David Poole is a motorsports writer for the Charlotte Observer, traveling around the country more than 30 weekends a year to cover NASCAR's top series and teams. He has written NASCAR articles for a number of major magazines, appeared on ESPN, SPEED and on CBS, ABC, and NBC network news programs, and talked about stock car racing news and issues on dozens of radio stations nationwide. He is the author of several books on NASCAR. He lives in Gastonia, North Carolina.
Drivers: Dale Earnhardt Jr.by David Poole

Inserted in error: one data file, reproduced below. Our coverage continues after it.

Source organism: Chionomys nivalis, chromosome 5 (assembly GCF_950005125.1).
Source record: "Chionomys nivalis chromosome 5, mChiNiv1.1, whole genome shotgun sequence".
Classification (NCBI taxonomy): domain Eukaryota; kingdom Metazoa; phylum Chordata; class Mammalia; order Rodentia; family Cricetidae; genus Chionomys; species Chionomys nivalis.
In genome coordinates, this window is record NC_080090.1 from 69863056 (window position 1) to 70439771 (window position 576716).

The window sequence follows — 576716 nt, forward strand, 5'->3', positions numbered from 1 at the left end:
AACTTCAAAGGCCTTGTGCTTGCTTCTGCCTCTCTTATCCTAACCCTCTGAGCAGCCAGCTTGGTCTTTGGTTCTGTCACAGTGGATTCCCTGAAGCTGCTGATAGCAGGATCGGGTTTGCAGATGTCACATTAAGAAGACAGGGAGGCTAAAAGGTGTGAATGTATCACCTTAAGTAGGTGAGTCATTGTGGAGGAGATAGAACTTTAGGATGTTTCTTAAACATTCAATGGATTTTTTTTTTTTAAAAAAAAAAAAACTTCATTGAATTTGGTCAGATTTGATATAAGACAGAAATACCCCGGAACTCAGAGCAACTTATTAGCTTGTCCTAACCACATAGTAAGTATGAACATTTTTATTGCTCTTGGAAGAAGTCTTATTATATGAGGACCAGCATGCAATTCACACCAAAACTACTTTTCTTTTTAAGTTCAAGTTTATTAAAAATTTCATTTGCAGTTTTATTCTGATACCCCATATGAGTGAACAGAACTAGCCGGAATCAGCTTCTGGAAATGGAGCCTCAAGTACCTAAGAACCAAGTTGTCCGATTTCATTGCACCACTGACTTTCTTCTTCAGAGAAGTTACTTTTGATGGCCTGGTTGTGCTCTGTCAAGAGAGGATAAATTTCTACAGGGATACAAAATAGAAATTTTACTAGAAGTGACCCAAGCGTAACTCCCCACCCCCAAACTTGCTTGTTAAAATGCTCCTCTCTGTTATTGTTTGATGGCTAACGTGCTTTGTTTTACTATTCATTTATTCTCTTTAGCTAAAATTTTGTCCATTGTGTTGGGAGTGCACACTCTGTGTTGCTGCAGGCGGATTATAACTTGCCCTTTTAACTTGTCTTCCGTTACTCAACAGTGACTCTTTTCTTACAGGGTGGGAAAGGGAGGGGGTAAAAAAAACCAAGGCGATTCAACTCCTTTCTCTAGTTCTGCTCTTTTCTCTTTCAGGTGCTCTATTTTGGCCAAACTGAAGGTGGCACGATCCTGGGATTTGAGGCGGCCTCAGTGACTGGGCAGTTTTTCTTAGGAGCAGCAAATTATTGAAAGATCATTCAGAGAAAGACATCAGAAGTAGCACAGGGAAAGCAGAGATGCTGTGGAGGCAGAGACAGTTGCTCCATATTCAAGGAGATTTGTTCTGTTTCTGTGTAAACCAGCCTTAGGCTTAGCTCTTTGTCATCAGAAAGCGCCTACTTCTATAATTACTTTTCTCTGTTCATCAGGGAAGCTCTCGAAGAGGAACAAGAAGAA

Dale Earnhardt Sr. once thought his namesake never listened to him. But by the time Dale Earnhardt Jr. made it to the Winston Cup level, it was obvious that he'd been paying attention all along. In his first three seasons as a Winston Cup driver, he showed that he possessed some of his father's skills, especially when it came to racing at Daytona and Talladega, two of the sport's biggest tracks. Though Earnhardt Jr. bears his father's name, he has a style all his own. Earnhardt Jr. is perhaps the closest thing that stockcar racing has to a rock star, right down to his trademark baggy attire and the baseball cap that he wears backward. He's even been a presenter at the MTV Movie Awards and has been interviewed by Rolling Stone and Playboy magazines. Earnhardt Jr. is computer literate, while the only computer his dad ever mastered was the one that gave him an unmatched, seat-of-the-pants feel while driving a race car. But both men signify two distinct phases in the sport they've mastered. The elder Earnhardt's career started on the dirt tracks of the Carolinas. By the time of his death in 2001 at the Daytona 500, he had helped propel stock-car racing into the mainstream. His son entered NASCAR's elite and became a star just as Winston Cup racing moved from cable television to the networks, and just as his father's generation of superstars was heading into its final years of competitive racing. With a name like Earnhardt, it's hard for a driver to go unnoticed. Earnhardt Jr. entered the NASCAR Busch Series in 1996 and eased into Winston Cup two years later. In 2000, his first full season at Cup level, Earnhardt won two poles, two races, and The Winston All-Star race. The next year, emotional victories became Dale Earnhardt Jr.'s signature. From his dramatic finish in the Pepsi 400 in Daytona -- just five months after his father's fatal crash there -- to his next visits to victory lane at Dover and Talladega, Earnhardt has shown that he is capable of upholding his
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